Seeking Alpha

Microsoft's Triple Play for 2008

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Includes: AABA, MSFT
by: Joe Panettieri
Joe Panettieri
Tech, internet, software, gadgets

Some folks are skeptical about Microsoft (NASDAQ:MSFT) amid an industry shift to software as a service (SaaS). And Steve Ballmer's pursuit of Yahoo (YHOO) could turn into a big distraction. But some pieces of Microsoft still hold great financial and business promise.

A case in point: The latest version of Windows Server appears ready for action. In fact, five key pieces of information convince me that Windows Server 2008 will deliver a big payoff to Microsoft and its partners.

5. Triple Play: Windows Server 2008, which Microsoft has released to manufacturing, wasn’t written in a bubble. It's closely tied to SQL Server 2008 (a new database that will launch in Q3 or so) and Visual Studio 2008.

Translation: Thousands of independent software developers (ISVs) will be mastering new Microsoft development tools at both the application and database levels. Say what you want about Microsoft’s “old” model of engaging ISVs, but it’s still a massive ecosystem that most rivals continue to envy.

4. Open Alternatives: The traditional press and some trade press hacks think open source databases and applications are written exclusively for Linux. In many cases, that’s not true.

One prime example: SugarCRM, the open source CRM system, is wildly popular on Windows servers. And you can safely assume, I hear, that SugarCRM and other open source application developers will firmly embrace Windows Server 2008 (formerly code-named Longhorn) as a new platform opportunity.

3. Software as a Service: Plenty of Microsoft partners are rolling out SaaS applications on top of Windows Server. One prime example: Sunrise Technologies and SolidSpace are partnering to offer Microsoft Dynamics AX (the ERP platform) as a hosted per-user/per-month service, notes MSPmentor.

2. Oracle (NYSE:ORCL), SAP (NYSE:SAP) Weigh In: As Windows Server 2008 gains momentum, you can bet that big, established ISVs will put marketing and R&D dollars into the market to (a) drive application upgrades and (b) compete effectively against Microsoft’s own server suites.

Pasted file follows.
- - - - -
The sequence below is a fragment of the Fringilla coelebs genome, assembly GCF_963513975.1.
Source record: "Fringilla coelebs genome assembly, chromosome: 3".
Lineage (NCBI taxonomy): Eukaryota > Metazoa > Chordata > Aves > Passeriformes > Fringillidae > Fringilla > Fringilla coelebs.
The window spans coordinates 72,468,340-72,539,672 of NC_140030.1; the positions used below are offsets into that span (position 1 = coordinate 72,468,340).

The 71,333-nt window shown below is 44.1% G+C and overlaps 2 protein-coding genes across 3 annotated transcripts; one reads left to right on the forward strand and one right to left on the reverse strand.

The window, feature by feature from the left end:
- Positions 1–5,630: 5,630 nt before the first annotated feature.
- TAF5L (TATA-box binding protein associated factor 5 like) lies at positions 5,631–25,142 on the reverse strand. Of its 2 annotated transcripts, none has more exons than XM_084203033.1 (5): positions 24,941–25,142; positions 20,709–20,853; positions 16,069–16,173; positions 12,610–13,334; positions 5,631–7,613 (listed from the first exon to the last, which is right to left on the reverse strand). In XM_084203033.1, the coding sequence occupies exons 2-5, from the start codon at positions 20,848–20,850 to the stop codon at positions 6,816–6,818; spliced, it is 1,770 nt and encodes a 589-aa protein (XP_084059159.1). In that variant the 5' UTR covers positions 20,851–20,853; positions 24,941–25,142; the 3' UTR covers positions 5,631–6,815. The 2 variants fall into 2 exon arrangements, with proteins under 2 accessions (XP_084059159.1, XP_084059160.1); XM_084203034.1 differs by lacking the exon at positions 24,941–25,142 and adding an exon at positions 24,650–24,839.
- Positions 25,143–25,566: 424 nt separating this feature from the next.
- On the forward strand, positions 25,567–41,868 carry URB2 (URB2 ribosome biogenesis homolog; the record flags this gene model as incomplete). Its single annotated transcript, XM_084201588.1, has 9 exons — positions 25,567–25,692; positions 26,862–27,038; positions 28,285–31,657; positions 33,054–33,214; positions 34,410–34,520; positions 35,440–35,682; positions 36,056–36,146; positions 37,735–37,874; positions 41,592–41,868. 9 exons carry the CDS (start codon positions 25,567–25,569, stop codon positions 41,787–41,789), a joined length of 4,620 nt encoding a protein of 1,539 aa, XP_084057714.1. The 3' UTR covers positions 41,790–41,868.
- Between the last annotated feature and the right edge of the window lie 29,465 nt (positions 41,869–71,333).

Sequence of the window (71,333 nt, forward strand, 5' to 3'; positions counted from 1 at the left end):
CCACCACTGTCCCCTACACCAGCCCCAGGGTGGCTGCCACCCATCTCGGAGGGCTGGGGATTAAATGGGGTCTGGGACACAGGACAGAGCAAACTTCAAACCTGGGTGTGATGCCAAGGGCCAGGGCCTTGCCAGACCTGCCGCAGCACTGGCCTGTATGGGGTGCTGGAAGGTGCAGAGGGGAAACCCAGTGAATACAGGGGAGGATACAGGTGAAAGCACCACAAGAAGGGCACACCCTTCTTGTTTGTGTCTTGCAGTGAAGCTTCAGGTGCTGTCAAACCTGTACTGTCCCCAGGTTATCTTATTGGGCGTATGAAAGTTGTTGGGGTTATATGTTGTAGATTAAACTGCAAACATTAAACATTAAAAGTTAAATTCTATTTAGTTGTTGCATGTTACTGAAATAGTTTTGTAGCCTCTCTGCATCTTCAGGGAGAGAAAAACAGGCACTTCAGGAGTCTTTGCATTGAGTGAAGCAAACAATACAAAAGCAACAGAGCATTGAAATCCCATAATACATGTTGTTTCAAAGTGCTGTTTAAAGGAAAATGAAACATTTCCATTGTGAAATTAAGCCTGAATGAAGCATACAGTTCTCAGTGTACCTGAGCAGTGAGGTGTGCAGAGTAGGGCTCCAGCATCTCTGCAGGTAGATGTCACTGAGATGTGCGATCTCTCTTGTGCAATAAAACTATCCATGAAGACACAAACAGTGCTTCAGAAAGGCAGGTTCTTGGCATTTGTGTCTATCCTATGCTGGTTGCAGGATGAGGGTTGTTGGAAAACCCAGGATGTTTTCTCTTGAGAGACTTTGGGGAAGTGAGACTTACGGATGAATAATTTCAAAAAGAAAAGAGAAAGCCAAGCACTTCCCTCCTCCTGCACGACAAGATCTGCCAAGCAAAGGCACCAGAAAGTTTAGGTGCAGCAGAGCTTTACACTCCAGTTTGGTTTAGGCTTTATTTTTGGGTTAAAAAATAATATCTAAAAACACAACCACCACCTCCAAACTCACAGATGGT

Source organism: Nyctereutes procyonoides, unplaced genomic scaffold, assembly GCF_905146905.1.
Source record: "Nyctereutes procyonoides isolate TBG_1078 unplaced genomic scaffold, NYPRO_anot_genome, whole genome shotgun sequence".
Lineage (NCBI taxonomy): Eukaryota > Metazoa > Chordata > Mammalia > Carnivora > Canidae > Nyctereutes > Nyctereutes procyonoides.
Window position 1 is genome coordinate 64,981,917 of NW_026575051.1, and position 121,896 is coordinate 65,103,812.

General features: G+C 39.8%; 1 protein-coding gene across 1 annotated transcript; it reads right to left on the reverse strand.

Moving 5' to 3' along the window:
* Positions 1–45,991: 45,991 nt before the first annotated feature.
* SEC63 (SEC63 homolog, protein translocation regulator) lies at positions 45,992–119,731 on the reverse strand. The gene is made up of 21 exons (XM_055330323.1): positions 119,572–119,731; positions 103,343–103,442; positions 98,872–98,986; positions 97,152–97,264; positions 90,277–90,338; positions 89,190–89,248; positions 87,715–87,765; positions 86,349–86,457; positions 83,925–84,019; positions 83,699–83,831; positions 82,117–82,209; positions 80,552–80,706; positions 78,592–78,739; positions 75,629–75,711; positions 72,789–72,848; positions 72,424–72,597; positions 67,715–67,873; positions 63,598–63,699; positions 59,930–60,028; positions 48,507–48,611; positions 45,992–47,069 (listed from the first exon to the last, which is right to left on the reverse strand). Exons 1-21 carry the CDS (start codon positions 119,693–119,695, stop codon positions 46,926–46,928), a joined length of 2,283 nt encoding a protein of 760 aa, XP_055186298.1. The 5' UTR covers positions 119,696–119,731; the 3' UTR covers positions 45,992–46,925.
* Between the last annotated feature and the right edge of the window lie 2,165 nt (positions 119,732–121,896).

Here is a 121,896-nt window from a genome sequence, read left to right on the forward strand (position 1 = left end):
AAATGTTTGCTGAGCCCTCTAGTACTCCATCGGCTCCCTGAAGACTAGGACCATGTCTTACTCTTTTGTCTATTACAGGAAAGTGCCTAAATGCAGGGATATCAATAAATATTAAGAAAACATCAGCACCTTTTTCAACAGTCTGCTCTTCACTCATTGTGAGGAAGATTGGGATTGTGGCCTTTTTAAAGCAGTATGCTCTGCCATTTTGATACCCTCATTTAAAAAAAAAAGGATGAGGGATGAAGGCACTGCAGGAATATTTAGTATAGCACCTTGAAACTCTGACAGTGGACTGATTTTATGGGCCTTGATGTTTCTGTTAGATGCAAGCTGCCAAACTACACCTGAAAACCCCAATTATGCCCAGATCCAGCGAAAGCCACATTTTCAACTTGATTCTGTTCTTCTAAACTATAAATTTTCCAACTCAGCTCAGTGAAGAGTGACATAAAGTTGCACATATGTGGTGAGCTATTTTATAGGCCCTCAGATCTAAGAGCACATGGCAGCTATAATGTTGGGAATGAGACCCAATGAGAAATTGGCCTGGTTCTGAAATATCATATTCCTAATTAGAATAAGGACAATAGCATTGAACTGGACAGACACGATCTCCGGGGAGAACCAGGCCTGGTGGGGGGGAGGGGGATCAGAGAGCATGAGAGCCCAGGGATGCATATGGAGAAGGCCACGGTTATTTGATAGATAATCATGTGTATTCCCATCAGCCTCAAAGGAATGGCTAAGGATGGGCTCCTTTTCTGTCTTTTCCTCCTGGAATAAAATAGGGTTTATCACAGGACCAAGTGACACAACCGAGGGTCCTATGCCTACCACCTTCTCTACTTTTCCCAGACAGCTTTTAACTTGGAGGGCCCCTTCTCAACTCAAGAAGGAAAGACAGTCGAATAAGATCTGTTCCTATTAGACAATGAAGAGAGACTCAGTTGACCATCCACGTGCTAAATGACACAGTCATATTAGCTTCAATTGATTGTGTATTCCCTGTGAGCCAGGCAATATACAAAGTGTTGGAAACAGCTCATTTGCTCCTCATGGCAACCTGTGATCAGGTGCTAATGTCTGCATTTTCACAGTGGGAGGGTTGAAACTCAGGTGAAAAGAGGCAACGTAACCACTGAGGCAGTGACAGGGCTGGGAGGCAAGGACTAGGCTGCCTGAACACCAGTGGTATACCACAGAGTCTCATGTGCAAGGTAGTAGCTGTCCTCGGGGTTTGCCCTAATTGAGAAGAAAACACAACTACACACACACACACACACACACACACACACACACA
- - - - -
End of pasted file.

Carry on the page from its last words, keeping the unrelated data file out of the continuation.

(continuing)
1. Big Iron Balancing Act: Dell (NYSE:DELL), Hewlett-Packard (NYSE:HPQ), IBM (NYSE:IBM) and other server vendors maintain a delicate balancing act between Linux and Windows Server. Linux has allowed them to keep Microsoft’s server power in check. Now, Windows Server 2008 will ensure that Red Hat Linux doesn’t gain too much leverage in the server space. These days, even Sun (JAVA) plans to support Windows Server 2008 on its hardware.

For Microsoft, Windows Server 2008 represents an opportunity to solidify its position in fast-growing markets (SaaS, virtualization) while leveraging a strong legacy of software partners.

Initial reviews of Windows Server 2008 appear promising (here’s the spin from ComputerWorld). But keep the positive early press in perspective.

The early trade press buzz on Windows Vista was quite upbeat as well. Even I was bullish on Vista. But the industry's enthusiasm for Vista has cooled off because the operating system is bloated and lacked "killer applications" to drive upgrades.

In stark contrast, Windows Server 2008 will gradually gain a boatload of new applications behind it. Upgrades certainly won't happen overnight, especially as enterprises way their budgets and Windows Server 2008's complexity.

But the operating system's arrival marks a new chapter in Microsoft's server strategy, and a new opportunity to generate more profits from a massive installed base of Windows Server customers.